|Number of players: 1|
Grand Prix is a 1969 electro-mechanical arcade racing game produced by Sega. The player has control of a racing car in competition and can speed up or slow down by using the gas pedal at the cabinet's base. The object is to avoid and pass other cars without colliding into them. Collisions are accompanied by a crash sound and impact movement by the steering wheel.
It was a video projection game, with a a first-person view and forward-scrolling road projected on a screen. It also had electronic sound, and a dashboard with a racing wheel and accelerator. It is largely based on the earlier video projection game Indy 500, with the gameplay and projection being based on the earlier racing game Indy 500, released by Kasco (Kansai Seiki Seisakusho Co.) in early 1969. Its projection display system is also similar to Sega's Duck Hunt, Missile, Jet Rocket and Killer Shark.
|| This article needs to be rewritten.|
This article needs to be rewritten to conform to a higher standard of article quality. After the article has been rewritten, you may remove this message. For help, see the How to Edit a Page article.
The electro-mechanical golden age began with the 1959 arcade hit Mini Drive, a racing game where the player used a steering wheel to control a miniature car across a scrolling conveyor belt inside an arcade cabinet. It was manufactured by Kasco (Kansei Seiki Seisakusho) and became a hit in Japan.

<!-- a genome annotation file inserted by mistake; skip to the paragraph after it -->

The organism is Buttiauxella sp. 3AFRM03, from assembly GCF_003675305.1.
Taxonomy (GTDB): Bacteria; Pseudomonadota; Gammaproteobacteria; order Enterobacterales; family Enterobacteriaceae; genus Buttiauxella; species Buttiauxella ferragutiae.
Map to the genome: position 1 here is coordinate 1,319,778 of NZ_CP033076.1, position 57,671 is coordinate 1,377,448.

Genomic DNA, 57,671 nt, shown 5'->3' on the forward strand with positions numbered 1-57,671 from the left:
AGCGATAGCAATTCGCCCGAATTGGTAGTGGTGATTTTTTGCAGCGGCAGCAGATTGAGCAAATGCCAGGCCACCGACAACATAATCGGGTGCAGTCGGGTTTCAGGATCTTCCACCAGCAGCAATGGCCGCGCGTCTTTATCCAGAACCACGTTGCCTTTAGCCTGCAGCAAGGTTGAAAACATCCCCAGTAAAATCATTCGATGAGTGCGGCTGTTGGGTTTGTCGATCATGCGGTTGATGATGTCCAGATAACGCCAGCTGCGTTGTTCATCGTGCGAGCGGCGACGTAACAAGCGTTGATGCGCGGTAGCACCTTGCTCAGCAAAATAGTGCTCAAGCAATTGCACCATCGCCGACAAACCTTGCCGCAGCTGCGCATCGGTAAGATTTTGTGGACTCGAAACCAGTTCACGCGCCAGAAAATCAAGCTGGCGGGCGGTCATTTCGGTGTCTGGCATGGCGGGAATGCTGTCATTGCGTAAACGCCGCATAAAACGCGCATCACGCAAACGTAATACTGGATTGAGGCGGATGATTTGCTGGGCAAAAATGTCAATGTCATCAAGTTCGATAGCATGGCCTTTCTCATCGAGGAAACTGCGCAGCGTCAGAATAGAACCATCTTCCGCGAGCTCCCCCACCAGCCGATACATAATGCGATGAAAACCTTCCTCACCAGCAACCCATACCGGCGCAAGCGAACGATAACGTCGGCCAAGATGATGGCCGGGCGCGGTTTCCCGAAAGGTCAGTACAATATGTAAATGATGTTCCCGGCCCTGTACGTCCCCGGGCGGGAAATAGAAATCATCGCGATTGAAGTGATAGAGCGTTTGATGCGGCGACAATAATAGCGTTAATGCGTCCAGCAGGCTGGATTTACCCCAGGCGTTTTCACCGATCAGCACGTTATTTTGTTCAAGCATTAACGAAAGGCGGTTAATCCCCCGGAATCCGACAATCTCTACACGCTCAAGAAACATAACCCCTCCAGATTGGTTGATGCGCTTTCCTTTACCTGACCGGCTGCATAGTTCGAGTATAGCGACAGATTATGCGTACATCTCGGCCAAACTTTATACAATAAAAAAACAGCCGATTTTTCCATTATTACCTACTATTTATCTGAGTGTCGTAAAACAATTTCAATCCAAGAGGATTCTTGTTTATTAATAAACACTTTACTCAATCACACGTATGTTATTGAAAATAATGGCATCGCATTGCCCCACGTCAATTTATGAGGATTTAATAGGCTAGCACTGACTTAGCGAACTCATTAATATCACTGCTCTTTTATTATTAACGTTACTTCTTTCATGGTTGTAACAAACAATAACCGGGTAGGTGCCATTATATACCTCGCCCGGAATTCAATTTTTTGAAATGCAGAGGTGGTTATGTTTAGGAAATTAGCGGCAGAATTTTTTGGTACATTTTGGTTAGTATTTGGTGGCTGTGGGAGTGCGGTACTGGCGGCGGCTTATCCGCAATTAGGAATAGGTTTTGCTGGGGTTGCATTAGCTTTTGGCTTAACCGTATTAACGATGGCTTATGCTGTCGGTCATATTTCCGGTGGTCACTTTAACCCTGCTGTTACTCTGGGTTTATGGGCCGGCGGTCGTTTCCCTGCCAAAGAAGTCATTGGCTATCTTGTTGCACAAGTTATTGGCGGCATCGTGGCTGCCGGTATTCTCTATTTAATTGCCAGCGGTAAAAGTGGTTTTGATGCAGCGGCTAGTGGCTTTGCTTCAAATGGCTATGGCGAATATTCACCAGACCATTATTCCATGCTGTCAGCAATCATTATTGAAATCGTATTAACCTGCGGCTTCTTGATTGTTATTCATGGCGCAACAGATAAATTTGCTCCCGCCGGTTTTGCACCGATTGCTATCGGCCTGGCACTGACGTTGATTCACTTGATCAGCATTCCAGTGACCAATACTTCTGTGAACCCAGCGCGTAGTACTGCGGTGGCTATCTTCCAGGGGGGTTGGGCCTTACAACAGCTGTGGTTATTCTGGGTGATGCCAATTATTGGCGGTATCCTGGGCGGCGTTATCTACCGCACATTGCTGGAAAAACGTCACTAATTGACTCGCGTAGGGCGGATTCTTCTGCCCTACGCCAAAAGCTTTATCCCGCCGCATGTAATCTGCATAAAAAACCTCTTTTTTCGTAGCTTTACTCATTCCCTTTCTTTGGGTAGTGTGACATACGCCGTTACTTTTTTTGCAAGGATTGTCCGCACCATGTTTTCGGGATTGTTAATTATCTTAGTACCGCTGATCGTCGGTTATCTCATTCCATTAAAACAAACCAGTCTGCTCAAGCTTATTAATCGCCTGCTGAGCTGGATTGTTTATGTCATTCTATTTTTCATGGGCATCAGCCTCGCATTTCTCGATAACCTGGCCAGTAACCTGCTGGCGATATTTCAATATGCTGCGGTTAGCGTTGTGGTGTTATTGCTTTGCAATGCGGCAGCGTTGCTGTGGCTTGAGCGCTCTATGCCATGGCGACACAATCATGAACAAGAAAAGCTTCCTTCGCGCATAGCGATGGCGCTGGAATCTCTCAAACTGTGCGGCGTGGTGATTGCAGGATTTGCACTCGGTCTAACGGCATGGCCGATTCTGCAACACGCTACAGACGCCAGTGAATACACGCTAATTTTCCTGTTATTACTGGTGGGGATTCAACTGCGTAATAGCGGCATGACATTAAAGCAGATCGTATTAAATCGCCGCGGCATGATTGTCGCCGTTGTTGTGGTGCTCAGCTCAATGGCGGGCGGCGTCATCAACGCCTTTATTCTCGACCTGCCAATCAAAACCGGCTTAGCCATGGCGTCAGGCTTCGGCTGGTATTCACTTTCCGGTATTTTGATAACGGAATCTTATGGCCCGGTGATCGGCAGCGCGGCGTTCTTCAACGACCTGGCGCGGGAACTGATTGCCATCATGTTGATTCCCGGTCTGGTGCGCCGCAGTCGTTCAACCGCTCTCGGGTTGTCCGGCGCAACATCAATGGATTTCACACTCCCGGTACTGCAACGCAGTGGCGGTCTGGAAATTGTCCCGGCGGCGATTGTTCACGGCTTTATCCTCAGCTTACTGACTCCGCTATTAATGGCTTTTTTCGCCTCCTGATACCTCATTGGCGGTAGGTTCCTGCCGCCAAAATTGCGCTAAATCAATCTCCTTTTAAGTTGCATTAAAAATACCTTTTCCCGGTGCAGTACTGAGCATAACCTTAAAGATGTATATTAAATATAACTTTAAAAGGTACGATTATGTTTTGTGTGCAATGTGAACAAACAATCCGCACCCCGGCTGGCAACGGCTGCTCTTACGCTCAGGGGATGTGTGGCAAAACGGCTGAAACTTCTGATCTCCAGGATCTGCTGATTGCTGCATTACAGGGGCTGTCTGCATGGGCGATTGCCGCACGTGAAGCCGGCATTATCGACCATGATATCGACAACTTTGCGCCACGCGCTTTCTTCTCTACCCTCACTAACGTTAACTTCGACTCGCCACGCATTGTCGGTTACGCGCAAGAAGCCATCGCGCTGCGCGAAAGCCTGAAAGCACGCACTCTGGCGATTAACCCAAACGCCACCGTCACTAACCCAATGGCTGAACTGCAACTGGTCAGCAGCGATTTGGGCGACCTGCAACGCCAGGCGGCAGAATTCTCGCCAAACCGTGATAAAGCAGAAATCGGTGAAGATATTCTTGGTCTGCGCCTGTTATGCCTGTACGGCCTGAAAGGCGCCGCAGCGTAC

In the late 1960s, Japanese arcade manufacturers Kasco and Sega introduced a new type of electro-mechanical game, video projection games. They looked and played like later arcade video games, but relied on electro-mechanical components to produce sounds and images rather than a CRT display. They used rear video image projection to display moving animations on a video screen. Video projection games became common in arcades of the 1970s. They combined electro-mechanical and video elements, laying the foundations for arcade video games, which adapted cabinet designs and gameplay mechanics from earlier video projection games. They also ocassionally used solid-state electronics for sounds (like Grand Prix, Missile and Night Rider).
Kasco's Indy 500 was a rear-projection driving/racing game designed by Kenzou Furukawa. It used rear image projection to display a first-person scrolling track on a video screen, along with rival cars the player needs to avoid crashing into, while the controls consisted of a steering wheel and accelerator pedal. It became a hit in Japan, selling 2,000 cabinets there, and inspired several clones in 1969, including Sega's Grand Prix and Chicago Coin's Speedway, which became an even bigger hit in North America, selling 10,000 cabinets there and winning a prize. Sega's clone Grand Prix also had a first-person view, electronic sound, a dashboard with a racing wheel and accelerator, and a similar forward-scrolling road projected on a screen. Indy 500, and its clones Grand Prix and Speedway, laid the foundations for racing video games.